BluRay/DVD Reviews


By • Jul 18th, 2000 •

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Vinnie LoBrutto has reviewed The Ninth Gate for FIR, but I’d like to add my two or three cents. I never caught up with the film in a theater although I love Polanski and would catch anything he does theatrically regardless of reviews, hype, etc. I must have been overwhelmed with work the week it came and went, and then I resigned myself to catching it on DVD.

I found it equally balanced by positives and negatives. Loved the love of literature that drove the narrative, though how could Artisan have believed it would find an audience in the US, where literature has been abandoned to a great extent, and internet browsing has become the literature of choice. Still the textures of those old volumes were palpable. Only why, my partner Rocco pointed out, did everyone flip those three hundred year old pages so hard, and generally treat the volumes with frightening disregard for their rarity. I found it strange, too. I treat my laserdiscs better than that.

As with many devil plots, I found it odd that everything Johnny Depp’s character accomplished couldn’t have been accomplished earlier and easier by one of the other human characters in the film, or by the devil’s representative herself? Kind of blew the inner logic wide open, unless, as FIR columnist Victoria Alexander suggested, Depp was supposed to be the devil, or a devil’s messenger unbeknownst to himself, and Emmanuelle Seigner his familiar. But Polanski, in his commentary, says nothing to suggest that interpretation.

As for the ending, well…it sounds from the commentary that the book ended similarly, but as an audience member I felt betrayed. Sayles tried it a year or so ago with Limbo, ending the film with a question rather than a resolution, and some people at the screening liked it, but most, including me, didn’t. Here, I sat for two hours and thirteen minutes watching a low-key, carefully controlled horror-noir only to be set free prior to learning what it was all about…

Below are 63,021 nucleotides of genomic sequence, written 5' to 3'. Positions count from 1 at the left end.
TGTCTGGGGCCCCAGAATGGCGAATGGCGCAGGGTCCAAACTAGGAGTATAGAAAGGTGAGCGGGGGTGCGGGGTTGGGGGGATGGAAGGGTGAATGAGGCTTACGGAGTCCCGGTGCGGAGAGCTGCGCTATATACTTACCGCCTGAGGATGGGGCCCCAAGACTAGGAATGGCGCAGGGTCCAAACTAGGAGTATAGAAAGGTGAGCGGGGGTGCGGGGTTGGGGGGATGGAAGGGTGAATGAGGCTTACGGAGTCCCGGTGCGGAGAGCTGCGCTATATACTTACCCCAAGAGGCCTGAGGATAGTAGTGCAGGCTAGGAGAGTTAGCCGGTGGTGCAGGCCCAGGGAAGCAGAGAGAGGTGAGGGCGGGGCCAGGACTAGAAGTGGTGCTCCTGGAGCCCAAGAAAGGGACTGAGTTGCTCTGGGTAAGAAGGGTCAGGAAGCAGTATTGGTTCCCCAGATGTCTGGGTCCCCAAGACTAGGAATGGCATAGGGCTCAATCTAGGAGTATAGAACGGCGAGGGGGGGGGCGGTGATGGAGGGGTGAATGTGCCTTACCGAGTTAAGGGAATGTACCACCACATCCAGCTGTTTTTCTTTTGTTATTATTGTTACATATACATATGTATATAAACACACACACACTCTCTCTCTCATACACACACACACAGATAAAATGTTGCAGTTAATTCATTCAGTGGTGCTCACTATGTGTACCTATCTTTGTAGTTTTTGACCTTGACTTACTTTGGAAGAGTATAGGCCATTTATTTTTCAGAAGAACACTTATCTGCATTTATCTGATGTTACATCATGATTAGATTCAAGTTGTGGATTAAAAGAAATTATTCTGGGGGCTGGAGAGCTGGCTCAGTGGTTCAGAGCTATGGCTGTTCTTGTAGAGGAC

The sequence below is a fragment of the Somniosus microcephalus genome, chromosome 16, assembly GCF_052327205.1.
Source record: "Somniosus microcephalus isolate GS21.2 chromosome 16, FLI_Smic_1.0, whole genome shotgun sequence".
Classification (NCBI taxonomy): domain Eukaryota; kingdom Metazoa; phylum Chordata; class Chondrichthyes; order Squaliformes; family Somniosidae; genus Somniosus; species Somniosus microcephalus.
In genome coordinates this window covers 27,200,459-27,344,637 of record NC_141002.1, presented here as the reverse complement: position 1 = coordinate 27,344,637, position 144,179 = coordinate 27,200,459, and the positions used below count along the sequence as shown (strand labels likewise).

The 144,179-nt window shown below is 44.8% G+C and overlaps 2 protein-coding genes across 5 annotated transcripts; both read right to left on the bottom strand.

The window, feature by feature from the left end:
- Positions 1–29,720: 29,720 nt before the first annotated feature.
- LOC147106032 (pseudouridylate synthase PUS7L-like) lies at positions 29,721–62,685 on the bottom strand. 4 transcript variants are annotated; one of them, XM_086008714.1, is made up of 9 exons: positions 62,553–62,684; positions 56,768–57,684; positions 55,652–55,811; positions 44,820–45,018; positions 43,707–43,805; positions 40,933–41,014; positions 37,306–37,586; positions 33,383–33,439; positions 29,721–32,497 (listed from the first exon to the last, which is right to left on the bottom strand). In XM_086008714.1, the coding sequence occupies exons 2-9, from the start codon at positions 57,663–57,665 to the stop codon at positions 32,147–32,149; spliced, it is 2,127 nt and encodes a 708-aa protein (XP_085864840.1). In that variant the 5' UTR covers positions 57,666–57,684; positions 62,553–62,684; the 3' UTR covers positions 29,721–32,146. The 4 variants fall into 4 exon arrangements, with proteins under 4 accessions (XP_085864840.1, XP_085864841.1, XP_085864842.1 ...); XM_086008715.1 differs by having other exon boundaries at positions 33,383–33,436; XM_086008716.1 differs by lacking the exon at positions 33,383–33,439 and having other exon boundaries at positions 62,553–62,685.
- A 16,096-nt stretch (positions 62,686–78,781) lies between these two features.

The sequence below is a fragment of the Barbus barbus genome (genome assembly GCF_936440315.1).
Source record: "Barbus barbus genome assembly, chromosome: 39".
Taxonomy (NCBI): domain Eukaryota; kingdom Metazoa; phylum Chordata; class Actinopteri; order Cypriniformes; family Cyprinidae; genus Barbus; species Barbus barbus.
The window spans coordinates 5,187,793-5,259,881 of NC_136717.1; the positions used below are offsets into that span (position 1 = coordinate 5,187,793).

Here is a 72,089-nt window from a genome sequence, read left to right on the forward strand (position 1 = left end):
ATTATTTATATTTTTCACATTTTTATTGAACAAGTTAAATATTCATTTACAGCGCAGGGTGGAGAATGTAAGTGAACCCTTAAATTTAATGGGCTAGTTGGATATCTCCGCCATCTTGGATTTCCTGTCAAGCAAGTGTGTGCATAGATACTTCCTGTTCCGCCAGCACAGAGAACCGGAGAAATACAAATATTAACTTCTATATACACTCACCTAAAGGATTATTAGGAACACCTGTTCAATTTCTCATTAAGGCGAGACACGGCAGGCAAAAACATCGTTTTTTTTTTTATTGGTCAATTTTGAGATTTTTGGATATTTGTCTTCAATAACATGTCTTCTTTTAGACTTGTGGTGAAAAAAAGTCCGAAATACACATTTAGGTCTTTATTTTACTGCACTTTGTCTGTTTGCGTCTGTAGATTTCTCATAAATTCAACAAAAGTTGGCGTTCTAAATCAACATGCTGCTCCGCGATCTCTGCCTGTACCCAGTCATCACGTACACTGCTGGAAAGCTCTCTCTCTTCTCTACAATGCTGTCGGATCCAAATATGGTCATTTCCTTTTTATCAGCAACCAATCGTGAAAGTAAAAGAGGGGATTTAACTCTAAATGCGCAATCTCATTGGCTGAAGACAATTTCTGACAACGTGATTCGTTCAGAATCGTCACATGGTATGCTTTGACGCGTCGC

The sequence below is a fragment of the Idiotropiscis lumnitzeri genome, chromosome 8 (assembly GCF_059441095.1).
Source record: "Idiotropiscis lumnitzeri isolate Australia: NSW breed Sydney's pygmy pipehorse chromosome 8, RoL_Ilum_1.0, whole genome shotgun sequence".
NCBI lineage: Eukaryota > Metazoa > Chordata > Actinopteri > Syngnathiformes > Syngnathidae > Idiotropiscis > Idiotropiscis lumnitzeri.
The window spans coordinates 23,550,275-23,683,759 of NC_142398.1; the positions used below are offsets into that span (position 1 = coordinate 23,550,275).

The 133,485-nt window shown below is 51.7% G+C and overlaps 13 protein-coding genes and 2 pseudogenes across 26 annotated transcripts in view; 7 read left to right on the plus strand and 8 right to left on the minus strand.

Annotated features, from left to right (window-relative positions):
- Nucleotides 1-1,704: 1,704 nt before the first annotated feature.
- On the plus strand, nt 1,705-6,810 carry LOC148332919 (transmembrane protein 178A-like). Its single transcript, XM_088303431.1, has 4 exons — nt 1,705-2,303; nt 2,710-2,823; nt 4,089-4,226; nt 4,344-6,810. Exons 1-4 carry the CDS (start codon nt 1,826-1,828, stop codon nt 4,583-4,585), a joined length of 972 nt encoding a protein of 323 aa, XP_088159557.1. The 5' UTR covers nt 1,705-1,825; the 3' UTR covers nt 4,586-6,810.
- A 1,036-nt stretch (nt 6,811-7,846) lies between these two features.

The commentary track interested me. I once interviewed Polanski for Ă”The Perfect Vision’ magazine (but it went belly-up before the interview could be published). He’s a congenial person who wanted to talk about developments in film technology rather than about his own work. And I expected as much on the commentary, which is pretty much what I got. Not so much technical explanations as production details, and a lot of talk about the use of computer effects, the amount of which were spread throughout the film being staggering, though not glaring, as one would expect in a film about Lucifer.

Polanski seems tired on the track, but being the old pro, he knows how to pace himself. About an hour in he pauses to light a cigar. Then, at the 85 minute point, he says “Now that I’m through with the cigar, I must eat a piece of chocolate, to get some energy for the rest of this undertaking.” Which he does, though at the end he decides that neither the cigar nor the chocolate helped, and in fact may hampered his ability to speak.

Now when Rocco and I were writing Substitute 3 for Artisan, we got the distinct impression that our point man was fired because of the overages on The Ninth Gate, which he was supervising at the same time. Polanski expresses his gratitude to Artisan for leaving him alone creatively, and says that any quarrel we may have with the film should be addressed to him. So whatever the problems may have been with escalating costs, and whoever took the fall, the director was satisfied with the end result on a creative level.

Polanski’s favorite film influence: Carol Reed’s Odd Man Out (on DVD from Image Entertainment ). His favorite scene in The Ninth Gate – Depp and Seigner in his hotel room. His favorite shot in the film – Depp finding the crippled book collector dead, her wheelchair rolling into the wall over and over like a motorized toy car.

And over the end titles he first praises the voice of Sumi Jo, the Korean Soprano who gives us a Morricone feel as good as any the maestro ever provided. Then, always the technical perfectionist, Polanski concludes with his feeling on the evolution of the media: “There’s no better way of seeing the movie than in a theater, with an anonymous audience around you who participate in the experience. That’s cinema. That’s something that’s so deep in human nature that it may always exist, this gathering, starting in Greek theater, or Roman Circus, or medieval passions, or rock concerts. But next to it is watching the movie at home, and I’m so happy this DVD was invented. VHS is such poor quality: for me it was impossible to watch moves at home. I was only watching them on laser disc, and those were huge and heavy and clumsy, and did not have enough information on them. Now watching DVD is a real thrill.”

The DVD distributors should quote him.

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